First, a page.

Legal highs

The front page of yesterday’s Kentish Gazette is a story about a new shop that’s just opened in Canterbury. The shop’s called UK Skunkworks, and apparently sells legal recreational drugs and related drug paraphernalia. The story made the front page because recently, tragically, two local young men died after taking methoxetamine; a drug that was at the time legal but has now been banned under new government powers. The tone of the article is generally negative, and features our dear MP Mr Julian Brazier explaining his objection to the shop’s existence.

I’m troubled by this for several reasons.

Firstly, although the drug has been implicated in several deaths, as of the 23rd of March 2012 no deaths have positively been linked to methoxetamine use. The government and the media consistently misrepresent drug harms, as we saw in 2009/2010 with mephedrone and the late 90s with Ecstasy and the death of Leah Betts. That being said, methoxetamine has a whole heap of nasty effects and people have been hospitalised as a direct result of the drug.

Secondly, when it comes to drug use I believe that people should be able to make their own decisions. Why should any action be illegal if it doesn’t cause anyone else any harm? I’m not saying that we should just wash our hands of those who, through desire or ignorance, are going to hurt themselves; I’m saying that if a person has made an informed decision about what they want then I would rather support than condemn them.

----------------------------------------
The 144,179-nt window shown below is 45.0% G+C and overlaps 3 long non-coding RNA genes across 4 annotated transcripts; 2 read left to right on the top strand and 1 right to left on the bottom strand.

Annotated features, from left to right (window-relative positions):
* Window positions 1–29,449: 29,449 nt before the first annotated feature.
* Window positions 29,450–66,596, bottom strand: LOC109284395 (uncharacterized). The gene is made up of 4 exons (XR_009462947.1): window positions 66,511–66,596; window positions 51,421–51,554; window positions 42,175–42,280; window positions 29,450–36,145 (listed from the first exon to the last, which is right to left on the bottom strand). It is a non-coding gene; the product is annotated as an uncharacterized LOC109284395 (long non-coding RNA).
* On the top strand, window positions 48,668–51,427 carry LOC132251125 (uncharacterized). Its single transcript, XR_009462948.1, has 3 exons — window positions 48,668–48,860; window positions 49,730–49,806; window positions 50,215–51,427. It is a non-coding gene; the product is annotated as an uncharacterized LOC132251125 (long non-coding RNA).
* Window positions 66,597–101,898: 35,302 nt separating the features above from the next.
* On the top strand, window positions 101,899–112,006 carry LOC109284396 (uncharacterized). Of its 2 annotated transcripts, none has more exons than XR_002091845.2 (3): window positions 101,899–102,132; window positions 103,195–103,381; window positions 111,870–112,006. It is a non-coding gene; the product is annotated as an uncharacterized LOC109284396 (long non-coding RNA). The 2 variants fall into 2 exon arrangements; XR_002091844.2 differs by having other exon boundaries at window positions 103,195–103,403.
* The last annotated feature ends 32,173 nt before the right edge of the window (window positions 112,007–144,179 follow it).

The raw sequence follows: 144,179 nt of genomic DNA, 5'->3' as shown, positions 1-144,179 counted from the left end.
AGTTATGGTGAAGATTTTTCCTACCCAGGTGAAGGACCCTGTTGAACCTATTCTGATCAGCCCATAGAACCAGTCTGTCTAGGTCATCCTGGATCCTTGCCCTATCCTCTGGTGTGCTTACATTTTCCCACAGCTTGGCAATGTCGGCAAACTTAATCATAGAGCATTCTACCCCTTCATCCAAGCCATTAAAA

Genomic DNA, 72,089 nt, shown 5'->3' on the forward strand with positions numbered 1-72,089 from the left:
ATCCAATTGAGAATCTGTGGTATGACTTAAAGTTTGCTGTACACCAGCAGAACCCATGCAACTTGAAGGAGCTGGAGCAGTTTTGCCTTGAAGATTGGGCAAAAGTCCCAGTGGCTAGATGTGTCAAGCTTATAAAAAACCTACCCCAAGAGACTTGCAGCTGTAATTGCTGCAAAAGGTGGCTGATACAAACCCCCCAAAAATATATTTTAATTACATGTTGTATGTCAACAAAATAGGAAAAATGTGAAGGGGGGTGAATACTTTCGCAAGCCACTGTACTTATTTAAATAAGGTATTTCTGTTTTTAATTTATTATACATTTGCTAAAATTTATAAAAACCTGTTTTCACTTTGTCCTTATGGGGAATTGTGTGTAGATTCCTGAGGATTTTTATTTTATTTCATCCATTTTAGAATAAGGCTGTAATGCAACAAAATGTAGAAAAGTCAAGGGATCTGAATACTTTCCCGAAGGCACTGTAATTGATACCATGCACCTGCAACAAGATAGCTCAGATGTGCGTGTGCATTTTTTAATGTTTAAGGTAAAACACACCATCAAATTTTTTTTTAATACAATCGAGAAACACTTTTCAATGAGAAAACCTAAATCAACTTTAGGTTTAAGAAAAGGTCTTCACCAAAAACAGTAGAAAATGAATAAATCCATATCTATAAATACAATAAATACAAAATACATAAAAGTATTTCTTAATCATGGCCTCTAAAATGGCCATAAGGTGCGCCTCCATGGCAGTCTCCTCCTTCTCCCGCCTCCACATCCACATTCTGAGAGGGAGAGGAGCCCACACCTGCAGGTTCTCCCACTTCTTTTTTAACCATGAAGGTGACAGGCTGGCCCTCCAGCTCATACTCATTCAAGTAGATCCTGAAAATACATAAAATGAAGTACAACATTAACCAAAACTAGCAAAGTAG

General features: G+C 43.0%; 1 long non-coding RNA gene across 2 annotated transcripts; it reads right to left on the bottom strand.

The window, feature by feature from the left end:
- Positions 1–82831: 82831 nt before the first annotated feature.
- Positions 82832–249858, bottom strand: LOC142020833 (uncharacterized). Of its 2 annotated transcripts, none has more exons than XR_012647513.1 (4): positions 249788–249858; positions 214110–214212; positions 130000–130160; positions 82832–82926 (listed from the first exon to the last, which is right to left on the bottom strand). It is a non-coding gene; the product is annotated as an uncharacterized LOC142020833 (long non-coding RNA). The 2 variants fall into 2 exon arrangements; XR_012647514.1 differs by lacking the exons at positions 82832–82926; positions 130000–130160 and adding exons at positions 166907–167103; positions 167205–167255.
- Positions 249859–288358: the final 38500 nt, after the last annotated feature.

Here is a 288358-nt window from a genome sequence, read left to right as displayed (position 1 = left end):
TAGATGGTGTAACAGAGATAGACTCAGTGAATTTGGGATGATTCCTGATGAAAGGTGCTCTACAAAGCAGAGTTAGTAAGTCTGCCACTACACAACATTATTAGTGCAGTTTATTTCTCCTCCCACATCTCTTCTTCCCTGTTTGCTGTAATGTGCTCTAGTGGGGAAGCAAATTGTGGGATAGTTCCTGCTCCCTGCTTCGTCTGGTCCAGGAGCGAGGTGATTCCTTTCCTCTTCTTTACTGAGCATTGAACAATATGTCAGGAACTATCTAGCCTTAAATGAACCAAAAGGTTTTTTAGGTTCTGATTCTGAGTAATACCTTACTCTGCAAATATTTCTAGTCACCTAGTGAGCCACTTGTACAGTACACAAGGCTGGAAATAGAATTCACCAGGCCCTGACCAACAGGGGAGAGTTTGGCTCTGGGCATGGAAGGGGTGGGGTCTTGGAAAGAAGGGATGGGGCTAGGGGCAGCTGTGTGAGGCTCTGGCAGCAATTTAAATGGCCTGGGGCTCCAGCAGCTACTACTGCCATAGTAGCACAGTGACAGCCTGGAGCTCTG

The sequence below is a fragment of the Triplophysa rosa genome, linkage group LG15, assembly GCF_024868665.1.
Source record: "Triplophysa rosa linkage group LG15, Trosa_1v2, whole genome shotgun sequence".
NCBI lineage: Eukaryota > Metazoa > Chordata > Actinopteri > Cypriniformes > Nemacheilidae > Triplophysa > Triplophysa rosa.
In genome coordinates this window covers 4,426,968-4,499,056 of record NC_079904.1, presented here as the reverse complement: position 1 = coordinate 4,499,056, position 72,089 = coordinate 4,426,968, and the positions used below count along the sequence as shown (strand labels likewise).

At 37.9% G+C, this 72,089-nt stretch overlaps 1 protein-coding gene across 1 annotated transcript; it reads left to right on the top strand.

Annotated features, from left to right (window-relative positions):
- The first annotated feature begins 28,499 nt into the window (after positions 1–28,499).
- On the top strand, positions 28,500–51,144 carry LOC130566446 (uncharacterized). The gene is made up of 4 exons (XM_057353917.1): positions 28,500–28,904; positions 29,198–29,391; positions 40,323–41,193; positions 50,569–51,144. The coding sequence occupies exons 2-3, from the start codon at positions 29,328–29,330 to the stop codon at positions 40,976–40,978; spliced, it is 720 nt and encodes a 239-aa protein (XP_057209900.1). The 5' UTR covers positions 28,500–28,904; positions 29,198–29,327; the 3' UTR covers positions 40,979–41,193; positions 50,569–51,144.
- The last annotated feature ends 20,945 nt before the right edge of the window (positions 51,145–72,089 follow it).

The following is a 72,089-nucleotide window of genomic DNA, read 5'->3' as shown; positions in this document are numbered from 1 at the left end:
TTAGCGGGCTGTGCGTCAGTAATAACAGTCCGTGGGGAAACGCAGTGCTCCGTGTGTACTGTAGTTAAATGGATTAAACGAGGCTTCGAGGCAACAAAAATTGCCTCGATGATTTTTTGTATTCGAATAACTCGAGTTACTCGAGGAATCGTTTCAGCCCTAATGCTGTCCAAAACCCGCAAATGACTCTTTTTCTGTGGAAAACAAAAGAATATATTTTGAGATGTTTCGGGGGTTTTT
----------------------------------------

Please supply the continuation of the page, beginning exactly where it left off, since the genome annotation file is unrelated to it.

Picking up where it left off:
Condemning and punishing a person for drug use doesn’t do any good. Recreational drugs such as ketamine and cannabis are still produced and distributed in the UK, despite the fact that they’re illegal. If they were legal they could be subjected to regulations and quality control, increasing safety. Making something illegal doesn’t mean people will stop doing it, it just means that they’ll be less safe when they do. Not to mention, of course, the fact that money raised by the drug trade is a motivator for violent crime and encourages organised crime. Just like in America during the prohibition.

… which leads me to my next point – something that always winds me up. Alcohol and tobacco, two of the most harmful drugs, are not only legal (though subject to age restrictions) but people are legally encouraged to try them (through adverts/common use on television and in film). In my opinion, the restrictions on alcohol and tobacco should the same as the restrictions on any other drug. This would mean that either all drugs would be legal (with restrictions) or all drugs (including alcohol and tobacco) would be illegal, to varying degrees. Personally, I’d prefer either of those scenarios to our current situation.

Neither scenario is perfect, of course. I can imagine that problems would occur if big companies were allowed to push other drugs the way they push alcohol and tobacco.

Look, I’m not a drug taking person. I drink alcohol every so often, and I once took a few puffs of a mate’s cigarette. I just can’t understand why a personal decision that doesn’t harm anyone else should be illegal. The opinion of the moral majority shouldn’t be law. I guess if it was up to me, I’d legalise it all but place heavier restrictions on advertising. I’d like to see people having to earn a license to buy drugs, the same way people have to earn a license to drive a car, by taking lessons on drug safety and proving they know how to access help if they need it.

Maybe if this were the case, if drugs were subject to quality controls and if people who chose to use them had the knowledge to use them responsibly, fewer young people would die drug related deaths. Moreover, I don’t think it’s fair to use stories about people who’ve died after taking a drug to push for harsher drug laws. It doesn’t seem like it’s what they would have wanted.

Whatever, I don’t have all the answers. These have just been some ramblings that were too long and complicated for twitter, and too boring for facebook. Leave a comment to tell me whether you agree with me or not and why. I look forward to hearing your feedback 🙂

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